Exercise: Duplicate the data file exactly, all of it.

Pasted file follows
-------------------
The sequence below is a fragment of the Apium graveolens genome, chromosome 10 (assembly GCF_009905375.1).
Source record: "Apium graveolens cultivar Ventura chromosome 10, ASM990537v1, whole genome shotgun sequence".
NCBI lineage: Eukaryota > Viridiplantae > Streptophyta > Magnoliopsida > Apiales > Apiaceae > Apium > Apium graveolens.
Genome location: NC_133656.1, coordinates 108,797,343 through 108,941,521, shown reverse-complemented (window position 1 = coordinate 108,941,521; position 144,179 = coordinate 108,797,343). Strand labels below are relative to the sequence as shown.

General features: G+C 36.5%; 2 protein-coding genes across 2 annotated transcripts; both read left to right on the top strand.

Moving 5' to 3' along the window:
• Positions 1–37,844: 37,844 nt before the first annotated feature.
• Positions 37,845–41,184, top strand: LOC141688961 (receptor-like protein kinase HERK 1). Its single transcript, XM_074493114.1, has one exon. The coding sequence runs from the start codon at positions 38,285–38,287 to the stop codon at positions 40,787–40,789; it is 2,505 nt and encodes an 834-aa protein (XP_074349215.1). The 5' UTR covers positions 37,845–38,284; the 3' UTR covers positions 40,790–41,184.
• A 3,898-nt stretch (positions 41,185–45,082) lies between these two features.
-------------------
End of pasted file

The sequence below is a fragment of the Apium graveolens genome, chromosome 10 (assembly GCF_009905375.1).
Source record: "Apium graveolens cultivar Ventura chromosome 10, ASM990537v1, whole genome shotgun sequence".
NCBI lineage: Eukaryota > Viridiplantae > Streptophyta > Magnoliopsida > Apiales > Apiaceae > Apium > Apium graveolens.
Genome location: NC_133656.1, coordinates 108,797,343 through 108,941,521, shown reverse-complemented (window position 1 = coordinate 108,941,521; position 144,179 = coordinate 108,797,343). Strand labels below are relative to the sequence as shown.

General features: G+C 36.5%; 2 protein-coding genes across 2 annotated transcripts; both read left to right on the top strand.

Moving 5' to 3' along the window:
• Positions 1–37,844: 37,844 nt before the first annotated feature.
• Positions 37,845–41,184, top strand: LOC141688961 (receptor-like protein kinase HERK 1). Its single transcript, XM_074493114.1, has one exon. The coding sequence runs from the start codon at positions 38,285–38,287 to the stop codon at positions 40,787–40,789; it is 2,505 nt and encodes an 834-aa protein (XP_074349215.1). The 5' UTR covers positions 37,845–38,284; the 3' UTR covers positions 40,790–41,184.
• A 3,898-nt stretch (positions 41,185–45,082) lies between these two features.